Legal Stability and Economic Growth

Posted: 29 Mar 2010

See all articles by Stefanie A. Lindquist

Stefanie A. Lindquist

University of Texas at Austin - School of Law

Wendy L. Martinek

State University of New York (SUNY) - Department of Political Science

Abstract

The value of stability in the law is reflected in the common law principle of stare decisis. Legal stability provides guidance to future and lower courts. Further, it allows litigants (potential and actual) and their attorneys to make informed decisions about litigation. Adherence to the principle of stare decisis may also produce other positive returns that are external to the legal system. In particular, economic growth may be the beneficiary of the legal stability engendered by adherence to precedent. The logic is that a stable legal environment provides a context in which economic agents may be more willing to engage in activities (including long-term investment) that will foster economic growth. In this paper, we set ourselves to the task of investigating the relationship between legal stability (as represented by stable precedent) and economic growth. To do so, we exploit the comparative advantage of the American states for theory building and theory testing, relying on original data on state court adherence to precedent and a wealth of state-level political and economic information. Our intention is to contribute to scholarly understanding of the interconnection between the legal and economic systems by evaluating the extent to which the rule of law contributes to economic prosperity across the fifty states.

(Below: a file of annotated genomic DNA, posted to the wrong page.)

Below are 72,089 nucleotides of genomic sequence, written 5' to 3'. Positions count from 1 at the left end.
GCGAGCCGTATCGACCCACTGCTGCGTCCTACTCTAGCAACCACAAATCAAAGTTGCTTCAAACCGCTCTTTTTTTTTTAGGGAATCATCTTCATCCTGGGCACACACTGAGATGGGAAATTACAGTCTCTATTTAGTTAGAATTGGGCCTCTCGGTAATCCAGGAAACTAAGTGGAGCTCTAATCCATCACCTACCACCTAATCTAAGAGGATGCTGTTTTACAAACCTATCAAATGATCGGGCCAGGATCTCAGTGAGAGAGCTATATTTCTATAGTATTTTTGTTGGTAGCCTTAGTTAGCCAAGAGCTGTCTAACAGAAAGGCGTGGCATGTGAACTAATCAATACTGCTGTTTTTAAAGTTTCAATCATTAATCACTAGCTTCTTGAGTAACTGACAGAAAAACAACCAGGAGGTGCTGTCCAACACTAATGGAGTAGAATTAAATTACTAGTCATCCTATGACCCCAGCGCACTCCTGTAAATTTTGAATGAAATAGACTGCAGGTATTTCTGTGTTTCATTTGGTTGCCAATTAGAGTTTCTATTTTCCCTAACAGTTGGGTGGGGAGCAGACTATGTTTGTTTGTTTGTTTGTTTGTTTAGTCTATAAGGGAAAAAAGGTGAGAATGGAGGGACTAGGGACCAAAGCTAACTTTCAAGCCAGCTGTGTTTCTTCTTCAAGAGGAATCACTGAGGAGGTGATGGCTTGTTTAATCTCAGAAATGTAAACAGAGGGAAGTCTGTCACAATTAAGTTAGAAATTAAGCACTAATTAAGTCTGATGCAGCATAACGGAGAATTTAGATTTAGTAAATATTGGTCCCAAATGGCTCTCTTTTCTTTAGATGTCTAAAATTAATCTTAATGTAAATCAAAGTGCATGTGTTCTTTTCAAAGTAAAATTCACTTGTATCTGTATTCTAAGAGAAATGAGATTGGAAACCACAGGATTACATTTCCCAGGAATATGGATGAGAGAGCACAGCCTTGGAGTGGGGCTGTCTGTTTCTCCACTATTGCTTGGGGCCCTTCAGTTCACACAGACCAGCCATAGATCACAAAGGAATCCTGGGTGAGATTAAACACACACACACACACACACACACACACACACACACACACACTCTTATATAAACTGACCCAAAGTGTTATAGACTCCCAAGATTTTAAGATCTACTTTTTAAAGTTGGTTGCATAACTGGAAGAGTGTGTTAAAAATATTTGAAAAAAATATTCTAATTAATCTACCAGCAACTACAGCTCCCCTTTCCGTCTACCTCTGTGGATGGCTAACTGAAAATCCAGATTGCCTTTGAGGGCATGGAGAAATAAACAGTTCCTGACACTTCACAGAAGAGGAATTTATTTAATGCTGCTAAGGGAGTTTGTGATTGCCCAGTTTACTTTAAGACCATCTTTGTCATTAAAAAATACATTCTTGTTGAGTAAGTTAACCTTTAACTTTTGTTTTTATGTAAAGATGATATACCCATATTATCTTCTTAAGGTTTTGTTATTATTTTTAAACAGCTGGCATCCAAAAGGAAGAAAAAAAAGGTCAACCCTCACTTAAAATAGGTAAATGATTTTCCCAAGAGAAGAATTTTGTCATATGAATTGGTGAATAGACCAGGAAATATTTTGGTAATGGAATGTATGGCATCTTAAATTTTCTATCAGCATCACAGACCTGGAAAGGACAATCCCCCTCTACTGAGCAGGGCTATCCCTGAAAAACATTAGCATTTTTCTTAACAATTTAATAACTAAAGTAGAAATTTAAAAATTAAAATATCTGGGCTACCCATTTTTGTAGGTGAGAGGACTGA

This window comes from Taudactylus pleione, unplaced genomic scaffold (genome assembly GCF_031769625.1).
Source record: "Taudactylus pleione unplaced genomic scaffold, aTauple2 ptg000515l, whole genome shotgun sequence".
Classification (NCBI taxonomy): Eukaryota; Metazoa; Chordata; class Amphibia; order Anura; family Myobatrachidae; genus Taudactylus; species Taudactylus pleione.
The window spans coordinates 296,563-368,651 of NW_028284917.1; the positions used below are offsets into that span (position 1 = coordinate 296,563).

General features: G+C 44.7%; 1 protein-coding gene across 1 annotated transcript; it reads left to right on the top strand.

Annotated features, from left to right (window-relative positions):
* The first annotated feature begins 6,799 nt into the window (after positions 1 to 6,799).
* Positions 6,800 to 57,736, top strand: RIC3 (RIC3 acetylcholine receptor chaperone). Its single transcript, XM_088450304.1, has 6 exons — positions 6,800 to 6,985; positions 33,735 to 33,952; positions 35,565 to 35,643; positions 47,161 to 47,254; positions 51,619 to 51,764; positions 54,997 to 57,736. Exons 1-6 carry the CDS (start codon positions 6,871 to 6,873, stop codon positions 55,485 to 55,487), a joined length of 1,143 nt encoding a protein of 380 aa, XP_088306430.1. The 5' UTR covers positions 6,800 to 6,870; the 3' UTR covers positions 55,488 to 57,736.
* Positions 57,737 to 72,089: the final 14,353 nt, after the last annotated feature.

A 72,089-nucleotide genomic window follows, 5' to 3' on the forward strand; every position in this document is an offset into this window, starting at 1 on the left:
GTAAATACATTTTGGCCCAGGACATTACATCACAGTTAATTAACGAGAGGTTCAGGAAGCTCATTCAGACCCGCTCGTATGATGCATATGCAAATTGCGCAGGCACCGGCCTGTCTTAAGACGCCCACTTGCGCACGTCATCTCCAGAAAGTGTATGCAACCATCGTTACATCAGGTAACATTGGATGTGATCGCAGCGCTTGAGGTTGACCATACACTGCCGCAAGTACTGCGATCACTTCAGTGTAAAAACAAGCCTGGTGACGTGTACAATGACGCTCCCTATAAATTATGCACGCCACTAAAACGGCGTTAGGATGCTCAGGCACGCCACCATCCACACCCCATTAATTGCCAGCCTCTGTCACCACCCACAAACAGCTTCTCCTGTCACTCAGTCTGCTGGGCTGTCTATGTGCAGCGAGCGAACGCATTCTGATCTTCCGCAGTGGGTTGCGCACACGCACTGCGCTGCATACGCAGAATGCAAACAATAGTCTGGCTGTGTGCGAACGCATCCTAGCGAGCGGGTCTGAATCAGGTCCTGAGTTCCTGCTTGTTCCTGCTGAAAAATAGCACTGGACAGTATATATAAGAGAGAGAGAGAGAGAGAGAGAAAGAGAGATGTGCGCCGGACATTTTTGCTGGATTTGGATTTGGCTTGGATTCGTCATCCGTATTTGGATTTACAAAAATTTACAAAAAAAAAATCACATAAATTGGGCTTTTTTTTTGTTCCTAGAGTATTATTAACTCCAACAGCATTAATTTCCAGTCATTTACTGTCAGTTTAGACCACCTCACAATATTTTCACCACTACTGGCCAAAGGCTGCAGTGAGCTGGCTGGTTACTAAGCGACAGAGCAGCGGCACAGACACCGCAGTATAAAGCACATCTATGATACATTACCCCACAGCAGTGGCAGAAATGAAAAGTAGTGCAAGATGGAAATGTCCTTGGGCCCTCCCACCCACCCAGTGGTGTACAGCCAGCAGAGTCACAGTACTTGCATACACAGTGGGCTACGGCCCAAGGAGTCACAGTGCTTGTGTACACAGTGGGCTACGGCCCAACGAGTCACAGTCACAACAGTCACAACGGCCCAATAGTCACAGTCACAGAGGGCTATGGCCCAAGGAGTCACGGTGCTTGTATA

Suggested Citation

Lindquist, Stefanie A. and Martinek, Wendy L., Legal Stability and Economic Growth. Western Political Science Association 2010 Annual Meeting Paper . Available at SSRN: https://ssrn.com/abstract=1580501

Stefanie A. Lindquist (Contact Author)

University of Texas at Austin - School of Law ( email )

727 East Dean Keeton Street
Austin, TX 78705
United States
512-232-1319 (Phone)

Wendy L. Martinek

State University of New York (SUNY) - Department of Political Science ( email )

Binghamton, NY 13902-6000
United States

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